Traditional cultures in Namibia
Tricky national park bookings in Namibia
As we were travelling with visitors we wanted to be on the safe side and thus pre-booked the popular and often booked out campsite Okaukuejo in the Etosha National Park. We booked from the 09/09/2016 to 13/09/2016. Until someone actually picks up the phone at the reservations office of the national park is already an ordeal.
Brigitte finally managed to speak to someone and wanted to book the 4 nights. She received a rather negative answer – only the 09/09 was available. She booked that night and received a reservation number.
The next day she phone again this time asking for the 10/09 to the 13/09 The lady informed her that only the 10/09 and 11/09 were available. Brigitte wanted to book these two nights and was asked for her name. When answering the somewhat strange lady realised that she had lied to Brigitte the day before. Like it or not she had to add the two nights to the existing reservation number.
Now we had three nights safely booked. Two days later we were at another national park campsite and we asked the receptionist to book our favourite site onto our reservation number at Okaukuejo. We knew this campsite was well located and she confirmed that she had booked it for us.
On our arrival on the 09/09 the specific campsite was however still occupied and we had to choose another one. With a bit of razzmatazz we got our preferred campsite the next day and for all the inconvenience we were even granted the forth night. It’s Africa, everything is a bit arduous, but it normally works out.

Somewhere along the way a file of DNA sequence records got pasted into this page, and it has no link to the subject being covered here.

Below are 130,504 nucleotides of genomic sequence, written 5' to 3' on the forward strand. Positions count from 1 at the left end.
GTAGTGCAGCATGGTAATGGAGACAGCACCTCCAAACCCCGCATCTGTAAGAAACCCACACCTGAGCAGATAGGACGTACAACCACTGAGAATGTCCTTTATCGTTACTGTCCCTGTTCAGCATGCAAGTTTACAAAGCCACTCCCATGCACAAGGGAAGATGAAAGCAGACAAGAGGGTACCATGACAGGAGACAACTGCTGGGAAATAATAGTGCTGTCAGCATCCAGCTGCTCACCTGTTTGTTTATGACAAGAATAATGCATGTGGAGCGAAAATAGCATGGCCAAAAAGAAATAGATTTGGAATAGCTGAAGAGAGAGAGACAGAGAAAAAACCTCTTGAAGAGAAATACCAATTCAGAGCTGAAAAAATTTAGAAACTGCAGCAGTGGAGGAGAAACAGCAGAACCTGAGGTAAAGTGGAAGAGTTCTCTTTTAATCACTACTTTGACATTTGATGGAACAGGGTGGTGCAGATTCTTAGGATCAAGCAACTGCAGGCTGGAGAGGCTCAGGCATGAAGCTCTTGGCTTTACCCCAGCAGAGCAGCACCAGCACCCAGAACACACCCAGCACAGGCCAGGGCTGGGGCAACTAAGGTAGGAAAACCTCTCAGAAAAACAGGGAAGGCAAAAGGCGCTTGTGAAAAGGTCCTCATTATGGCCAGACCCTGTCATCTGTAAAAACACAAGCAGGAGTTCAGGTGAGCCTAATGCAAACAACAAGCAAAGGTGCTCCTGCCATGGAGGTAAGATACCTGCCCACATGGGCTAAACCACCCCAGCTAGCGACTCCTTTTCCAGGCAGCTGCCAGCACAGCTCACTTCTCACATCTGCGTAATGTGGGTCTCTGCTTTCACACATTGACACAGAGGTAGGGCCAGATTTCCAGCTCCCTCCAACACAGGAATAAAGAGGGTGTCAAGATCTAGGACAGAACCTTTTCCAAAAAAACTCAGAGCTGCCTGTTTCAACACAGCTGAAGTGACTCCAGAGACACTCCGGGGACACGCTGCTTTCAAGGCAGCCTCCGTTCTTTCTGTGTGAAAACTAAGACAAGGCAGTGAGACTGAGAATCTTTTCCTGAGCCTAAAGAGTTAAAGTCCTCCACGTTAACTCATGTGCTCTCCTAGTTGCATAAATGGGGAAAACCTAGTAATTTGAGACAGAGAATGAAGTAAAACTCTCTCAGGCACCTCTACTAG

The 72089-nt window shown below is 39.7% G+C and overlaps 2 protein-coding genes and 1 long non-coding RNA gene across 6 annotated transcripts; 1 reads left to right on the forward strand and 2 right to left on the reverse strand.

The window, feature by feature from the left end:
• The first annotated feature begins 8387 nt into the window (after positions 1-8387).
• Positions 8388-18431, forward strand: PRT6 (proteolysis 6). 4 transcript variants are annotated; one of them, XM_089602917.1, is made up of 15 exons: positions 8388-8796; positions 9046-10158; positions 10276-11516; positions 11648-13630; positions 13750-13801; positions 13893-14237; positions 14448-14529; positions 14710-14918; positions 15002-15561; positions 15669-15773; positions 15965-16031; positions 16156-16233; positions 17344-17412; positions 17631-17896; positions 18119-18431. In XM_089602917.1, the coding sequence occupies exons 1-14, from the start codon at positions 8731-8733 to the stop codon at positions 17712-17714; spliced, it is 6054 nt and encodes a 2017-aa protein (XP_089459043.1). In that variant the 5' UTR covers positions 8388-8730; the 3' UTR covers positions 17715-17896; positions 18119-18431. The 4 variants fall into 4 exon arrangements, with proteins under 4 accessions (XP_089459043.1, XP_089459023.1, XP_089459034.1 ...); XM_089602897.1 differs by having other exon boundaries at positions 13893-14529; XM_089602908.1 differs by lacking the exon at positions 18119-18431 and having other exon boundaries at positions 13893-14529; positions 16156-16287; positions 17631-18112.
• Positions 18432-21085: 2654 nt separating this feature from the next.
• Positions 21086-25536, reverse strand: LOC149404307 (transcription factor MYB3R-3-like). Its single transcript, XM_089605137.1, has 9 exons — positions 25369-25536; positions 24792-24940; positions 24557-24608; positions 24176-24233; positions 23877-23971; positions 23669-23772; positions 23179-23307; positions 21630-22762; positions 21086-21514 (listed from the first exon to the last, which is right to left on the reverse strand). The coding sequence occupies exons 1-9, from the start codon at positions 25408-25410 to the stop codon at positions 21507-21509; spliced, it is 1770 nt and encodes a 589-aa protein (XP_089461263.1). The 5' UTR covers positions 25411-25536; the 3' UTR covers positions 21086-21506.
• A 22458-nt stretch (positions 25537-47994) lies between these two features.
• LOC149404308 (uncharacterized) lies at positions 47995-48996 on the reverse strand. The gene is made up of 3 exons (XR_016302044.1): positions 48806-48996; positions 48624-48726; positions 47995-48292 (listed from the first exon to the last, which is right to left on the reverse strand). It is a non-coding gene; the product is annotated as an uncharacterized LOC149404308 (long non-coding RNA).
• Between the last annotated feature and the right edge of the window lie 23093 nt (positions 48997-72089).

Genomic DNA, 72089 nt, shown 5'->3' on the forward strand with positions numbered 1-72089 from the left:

At an earlier meeting with a South African business man he told me proudly that he had booked chalet 34 directly at the waterhole one year in advance.
As his dates corresponded with ours he had invited us for a drink on his first floor terrace overlooking the waterhole. Extremely frustrated he arrived at our campsite. His chalet had been booked out and he had to stay in second row now. The manager managed to get rid of him with lots of excuses and a bottle of wine.
Interesting insights into traditional cultures
- The Himbas; they are presumed to be the original inhabitants of Namibia:
Pastoral people with a half nomadic lifestyle who mainly rear cattle and goats.
The smoke bath of the Himba women who never use water to wash themselves but rather use a reddish lotion made from ochre pigments and animal fats.
The meaning of the different hair styles.
- Mbunza, this tribe lives at the Okavango River:
with simple tools and skilled manual work they demonstrated the production of jewellery, bow and arrow and the forging of weapons to us.
Namibia: September 2016
We are guests at Mbunza tribe in Northern Namibia.
Production of meshes and ropes.
manually flour sifting
fishing with spear
fishing the traditional way
Lioness on the track.
Etosha National Park
Cheetahs in Namibia
Elephant baby with mother.
Elephants are taking a bath.
Rhino at Okaukuejo waterhole
Namib Valley of a Thousand Hills
Leopard Etosha National Park
Himbas preparing food
Himba women in their kitchen
Himbas are not using cutlery.
Himba woman is taking smoke bath.
on the track to Brandberg
on the way to Messum Crater
Weltwitschia over thousand years old.
Sundowner at Dune 45
Flamingos Walvis Bay
Seals Cape Cross
on the way to Sossusvlei
our visitors Andrea and Richard
Elephants with sunset light